Traveling Raconteur

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Day Three: Revisiting The Charles Lamb Pub

As directed by my friend, I reached Angels and followed the directions further. Exit and take left said Catharine pointing to the little map in her map book. From there keep walking and … I only knew that I should take the left and then my instinct would guide me. I thought it was funny and foolish of me to trust my overconfidence but it really did feel right.

As I got out of Angels, I knew exactly which way to go. I was at this place five months ago but then I had followed Catharine and we found the place in broad day light. Now I was alone and it was a foggy, smoky, cold winter night. And yet, I knew the place perfectly. Just to make sure I wasn’t wrong and also to carry a pen and some paper with me, I stepped into a tiny stationery store on the left. The shop looked very Indian, like our small public phone shops that keep cheap pens, notebooks, cigarettes, lighters, and few other inexpensive things. It was only a moment later that I realized that the shop was indeed run by an Indian who seemed pleased to see me. He is from Gujarat he said and inquired about where I came from and if I lived in London. I asked for directions to The Charles Lamb pub which were exactly what I had thought should be.

And I found myself right in front of The Charles Lamb within minutes. The last time I was here was in the summer of the same year. The Charles Lamb is my personal symbol of discovery, a great travel story and a personal piece of this treasure called London, a corner I am familiar with like the Hyde Park Corner, just that this is cozier and more personal.

I was hoping to find the nice men I had befriended last time. I had written to one of them about my visit and hoped I’d find him there. I did, just as I entered the door. Also with him was the bar manager who spoke with us last time. The ten-rupee note I had left on the pub counter was still there and it made me very emotional.


I missed Catharine terribly and wished she’d see me at the bar as was the plan. I instantly felt at home, chatted with my ‘friends’ and when one of them had to leave, I stepped out for a bit to say bye to him as the bar owner entered the pub and instantly recognized me.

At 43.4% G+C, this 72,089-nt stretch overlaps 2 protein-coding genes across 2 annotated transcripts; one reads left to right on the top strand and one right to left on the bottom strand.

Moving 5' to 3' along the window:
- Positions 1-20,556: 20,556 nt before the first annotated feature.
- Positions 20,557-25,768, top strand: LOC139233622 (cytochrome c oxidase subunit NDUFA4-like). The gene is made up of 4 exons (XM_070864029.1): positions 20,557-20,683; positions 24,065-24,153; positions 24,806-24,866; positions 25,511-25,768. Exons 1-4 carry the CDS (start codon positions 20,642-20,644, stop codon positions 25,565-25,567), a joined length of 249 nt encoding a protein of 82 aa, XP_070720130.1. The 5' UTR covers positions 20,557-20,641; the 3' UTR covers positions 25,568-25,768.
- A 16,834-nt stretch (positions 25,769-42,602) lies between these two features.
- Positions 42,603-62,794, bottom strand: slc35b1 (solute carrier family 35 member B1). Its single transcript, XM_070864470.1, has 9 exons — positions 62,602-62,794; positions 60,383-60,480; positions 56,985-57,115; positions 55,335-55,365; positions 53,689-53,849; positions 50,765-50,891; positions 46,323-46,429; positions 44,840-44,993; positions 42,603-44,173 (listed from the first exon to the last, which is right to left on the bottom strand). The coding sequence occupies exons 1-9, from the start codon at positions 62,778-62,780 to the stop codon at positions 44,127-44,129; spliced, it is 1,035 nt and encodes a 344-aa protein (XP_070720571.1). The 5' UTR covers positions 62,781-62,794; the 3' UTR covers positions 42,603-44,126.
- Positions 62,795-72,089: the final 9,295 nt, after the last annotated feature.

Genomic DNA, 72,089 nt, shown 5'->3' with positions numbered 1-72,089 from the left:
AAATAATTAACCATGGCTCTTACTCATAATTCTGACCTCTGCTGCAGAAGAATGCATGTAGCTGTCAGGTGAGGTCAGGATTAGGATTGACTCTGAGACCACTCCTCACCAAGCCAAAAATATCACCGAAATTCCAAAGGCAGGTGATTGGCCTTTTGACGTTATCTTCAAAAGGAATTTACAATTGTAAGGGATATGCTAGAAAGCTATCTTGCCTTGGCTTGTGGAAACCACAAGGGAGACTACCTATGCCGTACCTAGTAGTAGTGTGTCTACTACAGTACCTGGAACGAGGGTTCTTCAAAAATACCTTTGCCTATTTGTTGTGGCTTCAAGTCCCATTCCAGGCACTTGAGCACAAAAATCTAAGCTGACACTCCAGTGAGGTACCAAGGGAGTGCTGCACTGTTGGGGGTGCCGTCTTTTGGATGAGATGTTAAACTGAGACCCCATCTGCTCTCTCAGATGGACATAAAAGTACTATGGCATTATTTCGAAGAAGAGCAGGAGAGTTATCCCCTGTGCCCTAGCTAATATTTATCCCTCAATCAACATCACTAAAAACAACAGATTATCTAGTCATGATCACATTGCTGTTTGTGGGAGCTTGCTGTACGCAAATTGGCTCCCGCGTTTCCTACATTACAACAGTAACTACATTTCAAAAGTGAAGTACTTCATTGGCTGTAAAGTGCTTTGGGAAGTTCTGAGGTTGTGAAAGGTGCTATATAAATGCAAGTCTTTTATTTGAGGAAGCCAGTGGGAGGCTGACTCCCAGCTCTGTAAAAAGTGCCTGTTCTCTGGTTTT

It was quite a wonderful surprise, to be recognized by him and be welcomed with a hug. I felt very special and The Charles Lamb became an even more personal, more wonderful part of ‘my’ London. The pub staff gave me great souvenirs which are now safely treasured in my Hyderabad home.


After my friend left, I settled at a table and basked in the warmth of this pub. I guessed that it would be at least an hour and a half before Catharine arrives at the pub. And just as I was preparing myself for the long wait, I saw a familiar figure walk towards me – Catharine! I couldn’t believe they’re at the pub so early – “what happened to Handel’s Messiah at St Paul’s” I asked. And to my surprise, they said that they just couldn’t sit through it as their seats were really far from the choir and was barely audible. To my great delight, they chose to be at the pub with me than watch a muted performance.  I couldn’t be more thankful to them!

We ate and drank and then clicked a few pictures outside the pub before waiting for a bus to get back home.


Throughout the day, I was very careful with the Oyster card I was using, lent to me by Catharine who said she needed the card back as it is her sisters and also because it is a special edition Olympic card which they didn’t want to lose. But while climbing the stairs of the double decker bus, I dropped the card as I almost fell down. I didn’t care about getting injured but reached for the card immediately . Thankfully, I didn’t lose the card but understood the great burden of guarding something valuable while traveling – it could be nerve-wracking: I believe travelers should be more carefree. Hence, I only carried the cash I needed for the day, left the passport at home and didn’t have anything on me that I didn’t want to lose except the Oyster card. This proved well for sometime through my travels until I reached Berlin ten days later.




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This entry was posted on November 24, 2013 by in Travels.

Fighting An Additction

Not One MoreSeptember 12th, 2014
Addiction is a curse one allows upon one's self until it ceases to seek permission. I do not like the idea of a mind controlled by substance. If I can refrain for 30 days, I'd be very impressed with myself.

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